The field of research has its rules and methods. To make conclusions or ascertain possibilities, the scientific method is the guideline commonly followed. The first step in it is observation. Based upon what you find, the next step is to make an induction. This is when you make a hypothesis, a guess about something, based upon what your observations suggest. Once you have the hypothesis, which can be strengthened by further inductions, you have to test it by looking for something that disproves it, which is known as deduction. If a deduction occurs, the hypothesis may be discarded or it may be modified. A hypothesis that is well-supported becomes a theory, which is an inference we can rely upon. In selecting between different hypotheses, the principle of parsimony is necessary. It states that the simplest and most direct explanation is the best one. We may not know with certainty that the hypothesis parsimony favors is true, but it still is the most likely because the circumstances that make it possible are the simplest. The standard criterion for judging the validity of a theory or a hypothesis is its predictive power.

Disaster risk research, of course, is the kind of science in which the stakes are very high. It is science for safety of the masses and so very careful standards will have to be applied to it. Keep in mind the six Italian seismologists who were arrested and given six-year prison sentences because they failed to predict an earthquake that hit the town of L’Aquila in 2009, killing 308 people. Since the Catholic inquisitions passed away, scientists normally do not have to live under fear of being punished for the work they do. But some scientific inquiry is less innocent and blissful than others. When people’s lives are at stake, you will have to do your utmost to get it right.

In our field, researching disaster risk essentially boils down to determining the probability of something happening. Disasters are events that could happen. We need to be aware which disasters could happen, how they could happen, and what effects they could have. Disaster risk awareness thus is a field that consists entirely of predicting future events.

That is the crux of the matter. In the parlance of scientific inquiry, predictive power refers to predicting what one will find in the future by observation. Predictive power takes on a special new significance in disaster risk awareness. We do not have to worry at all about being able to observe a disaster that happens, for a disaster, by definition, impacts people and thus people will clearly know about it very well. What we have to worry about is if we are able to foresee it coming, and the criterion to do that is pretty much the same as striving to hypothesize about an unknown. We have to clearly distinguish the two concepts of inferring how things are in the present and predicting what will happen in the future.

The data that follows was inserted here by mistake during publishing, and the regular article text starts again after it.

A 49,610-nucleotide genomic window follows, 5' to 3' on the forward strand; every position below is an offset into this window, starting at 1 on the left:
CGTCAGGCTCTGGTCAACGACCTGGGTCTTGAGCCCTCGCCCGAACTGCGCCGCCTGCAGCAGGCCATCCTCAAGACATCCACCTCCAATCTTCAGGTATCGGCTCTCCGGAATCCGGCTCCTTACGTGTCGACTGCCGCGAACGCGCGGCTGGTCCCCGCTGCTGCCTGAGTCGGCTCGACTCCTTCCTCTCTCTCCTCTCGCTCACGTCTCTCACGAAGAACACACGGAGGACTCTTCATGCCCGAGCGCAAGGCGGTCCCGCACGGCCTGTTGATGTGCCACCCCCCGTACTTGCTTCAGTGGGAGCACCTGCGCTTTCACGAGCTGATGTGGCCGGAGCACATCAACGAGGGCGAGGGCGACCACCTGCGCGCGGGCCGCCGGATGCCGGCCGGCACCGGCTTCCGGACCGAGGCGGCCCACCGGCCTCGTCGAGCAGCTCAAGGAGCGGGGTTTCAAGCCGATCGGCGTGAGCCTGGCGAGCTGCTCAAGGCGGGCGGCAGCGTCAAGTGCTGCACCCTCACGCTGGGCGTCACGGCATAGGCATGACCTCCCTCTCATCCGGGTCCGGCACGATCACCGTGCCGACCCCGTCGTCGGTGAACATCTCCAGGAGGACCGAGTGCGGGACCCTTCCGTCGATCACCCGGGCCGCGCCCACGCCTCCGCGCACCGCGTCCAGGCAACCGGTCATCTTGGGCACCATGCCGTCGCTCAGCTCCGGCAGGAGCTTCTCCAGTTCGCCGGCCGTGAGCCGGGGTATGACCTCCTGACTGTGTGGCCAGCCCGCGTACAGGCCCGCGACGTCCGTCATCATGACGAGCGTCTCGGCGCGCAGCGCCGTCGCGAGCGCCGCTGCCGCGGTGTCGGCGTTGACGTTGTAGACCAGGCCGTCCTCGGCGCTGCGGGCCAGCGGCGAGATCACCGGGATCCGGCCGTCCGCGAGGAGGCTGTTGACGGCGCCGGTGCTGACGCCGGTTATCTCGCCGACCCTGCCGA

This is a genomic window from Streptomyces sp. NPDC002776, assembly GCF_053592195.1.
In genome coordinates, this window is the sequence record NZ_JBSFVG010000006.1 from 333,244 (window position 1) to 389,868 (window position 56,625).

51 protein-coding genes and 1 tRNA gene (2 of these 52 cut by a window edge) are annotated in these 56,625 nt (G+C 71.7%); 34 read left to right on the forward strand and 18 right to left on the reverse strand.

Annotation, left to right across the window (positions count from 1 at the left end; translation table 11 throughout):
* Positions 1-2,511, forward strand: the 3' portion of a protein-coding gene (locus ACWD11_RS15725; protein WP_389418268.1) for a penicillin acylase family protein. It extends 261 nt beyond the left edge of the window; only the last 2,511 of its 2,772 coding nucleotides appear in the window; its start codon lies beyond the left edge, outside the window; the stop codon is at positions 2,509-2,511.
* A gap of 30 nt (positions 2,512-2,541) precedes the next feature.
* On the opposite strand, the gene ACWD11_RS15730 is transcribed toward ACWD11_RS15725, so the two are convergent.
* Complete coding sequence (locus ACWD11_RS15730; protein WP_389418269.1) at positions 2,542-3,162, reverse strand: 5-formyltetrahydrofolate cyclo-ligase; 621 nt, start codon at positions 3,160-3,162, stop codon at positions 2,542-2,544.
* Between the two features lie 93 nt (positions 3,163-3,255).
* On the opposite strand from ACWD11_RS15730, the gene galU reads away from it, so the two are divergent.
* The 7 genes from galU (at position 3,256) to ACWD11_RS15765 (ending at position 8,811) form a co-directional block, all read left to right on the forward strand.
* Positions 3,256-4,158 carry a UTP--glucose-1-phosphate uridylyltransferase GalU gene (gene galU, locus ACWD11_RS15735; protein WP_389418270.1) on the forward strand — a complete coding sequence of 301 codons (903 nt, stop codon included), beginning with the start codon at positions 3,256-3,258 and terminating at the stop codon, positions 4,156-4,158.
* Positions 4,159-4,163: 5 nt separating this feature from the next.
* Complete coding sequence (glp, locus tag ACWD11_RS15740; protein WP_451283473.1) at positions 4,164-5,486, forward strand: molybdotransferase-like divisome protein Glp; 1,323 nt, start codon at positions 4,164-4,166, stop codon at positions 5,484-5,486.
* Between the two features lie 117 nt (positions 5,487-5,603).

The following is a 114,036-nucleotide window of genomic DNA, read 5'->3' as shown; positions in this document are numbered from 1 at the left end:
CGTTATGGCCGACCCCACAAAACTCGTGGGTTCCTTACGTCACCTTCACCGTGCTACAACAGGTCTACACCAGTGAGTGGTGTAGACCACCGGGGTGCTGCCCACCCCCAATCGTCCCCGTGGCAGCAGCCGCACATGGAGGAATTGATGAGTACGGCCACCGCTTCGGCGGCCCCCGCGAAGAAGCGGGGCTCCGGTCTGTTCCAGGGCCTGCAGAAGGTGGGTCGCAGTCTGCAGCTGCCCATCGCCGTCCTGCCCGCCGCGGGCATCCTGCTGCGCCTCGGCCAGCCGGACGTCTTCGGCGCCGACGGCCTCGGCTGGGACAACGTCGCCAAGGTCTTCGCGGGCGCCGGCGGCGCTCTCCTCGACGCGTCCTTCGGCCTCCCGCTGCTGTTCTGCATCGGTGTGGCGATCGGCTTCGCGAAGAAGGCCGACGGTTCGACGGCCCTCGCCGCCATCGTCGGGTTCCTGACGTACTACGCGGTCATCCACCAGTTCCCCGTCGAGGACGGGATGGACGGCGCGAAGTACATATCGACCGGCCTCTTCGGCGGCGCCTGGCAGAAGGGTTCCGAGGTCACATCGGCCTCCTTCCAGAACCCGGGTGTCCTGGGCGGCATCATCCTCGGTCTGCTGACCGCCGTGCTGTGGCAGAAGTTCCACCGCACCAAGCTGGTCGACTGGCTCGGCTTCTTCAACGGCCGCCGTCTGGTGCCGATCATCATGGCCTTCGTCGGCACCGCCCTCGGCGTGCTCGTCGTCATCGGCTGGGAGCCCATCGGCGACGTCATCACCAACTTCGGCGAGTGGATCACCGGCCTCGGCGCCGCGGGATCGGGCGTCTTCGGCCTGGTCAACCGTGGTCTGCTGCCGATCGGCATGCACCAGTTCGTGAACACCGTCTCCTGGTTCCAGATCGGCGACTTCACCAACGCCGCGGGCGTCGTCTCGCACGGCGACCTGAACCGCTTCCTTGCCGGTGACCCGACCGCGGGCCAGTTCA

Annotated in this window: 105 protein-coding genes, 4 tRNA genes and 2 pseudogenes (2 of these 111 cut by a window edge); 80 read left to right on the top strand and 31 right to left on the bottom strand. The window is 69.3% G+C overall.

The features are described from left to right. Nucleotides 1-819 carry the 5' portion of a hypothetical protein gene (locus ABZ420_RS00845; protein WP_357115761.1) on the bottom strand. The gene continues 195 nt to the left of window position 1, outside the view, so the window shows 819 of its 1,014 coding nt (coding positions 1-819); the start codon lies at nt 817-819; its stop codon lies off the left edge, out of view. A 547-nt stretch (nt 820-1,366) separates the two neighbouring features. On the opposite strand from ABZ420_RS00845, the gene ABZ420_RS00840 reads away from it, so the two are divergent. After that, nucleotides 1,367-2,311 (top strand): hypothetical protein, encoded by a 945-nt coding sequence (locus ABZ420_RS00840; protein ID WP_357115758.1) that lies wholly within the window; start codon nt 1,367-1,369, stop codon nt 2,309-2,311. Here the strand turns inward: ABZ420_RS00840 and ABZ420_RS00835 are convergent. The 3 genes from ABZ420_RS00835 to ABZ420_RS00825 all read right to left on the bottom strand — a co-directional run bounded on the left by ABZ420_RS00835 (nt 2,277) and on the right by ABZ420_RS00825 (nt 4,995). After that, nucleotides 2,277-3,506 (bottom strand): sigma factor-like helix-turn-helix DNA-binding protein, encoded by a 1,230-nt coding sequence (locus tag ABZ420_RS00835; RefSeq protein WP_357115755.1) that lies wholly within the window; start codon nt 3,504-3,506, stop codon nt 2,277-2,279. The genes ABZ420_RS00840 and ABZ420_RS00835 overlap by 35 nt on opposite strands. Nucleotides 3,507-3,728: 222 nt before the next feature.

We can say there are two basic ways of predicting bad things happening in the future. One is to observe and analyze how circumstances are at present, and infer if they could lead to something bad happening, and the other is to look back to see if bad things already happened in the past. We can call the former approach science and the latter history. It can be said that our historical approach to disaster risk awareness is observation, looking at the disasters that already occurred, while our scientific approach is analysis, looking at present conditions and putting two and two together to asses what disasters they may lead to.

History is pretty much the easy way. Having it happen already is how people are commonly aware of what danger they face. Lessons from the past become facts of life in the world. It is how societies mostly find out about their disaster risk, especially since most disasters have been going on far back in time and form a pattern.

But it is a terrible idea to rely on that only or primarily. Firstly, there are always going to occur n the future new kinds of disasters or disasters with novel characteristics. Second, disasters are terrible and we do not want them to happen at all. One disaster is one too many and while its occurrence may provide us with valuable lessons, one would rather not have to learn it that way at all. One should instead be pre-cognizant of the possibility of any kind of disaster, before the first of its kind happens. Therefore, we cannot resign ourselves solely to using past disasters as a guide for preparing for all future possibilities, because that means sitting around and waiting for disasters to happen so we can learn from them.

Learning from them, from what has already passed, whether disaster or hazard event, is still absolutely vital, or course. If there are past events that serve as examples of disaster risk, we need to direct our attention to their study first because that is the easiest and most reliable way of studying disaster risk. The record of disasters or hazardous events that already happened typically serve as a comprehensive template for further risk.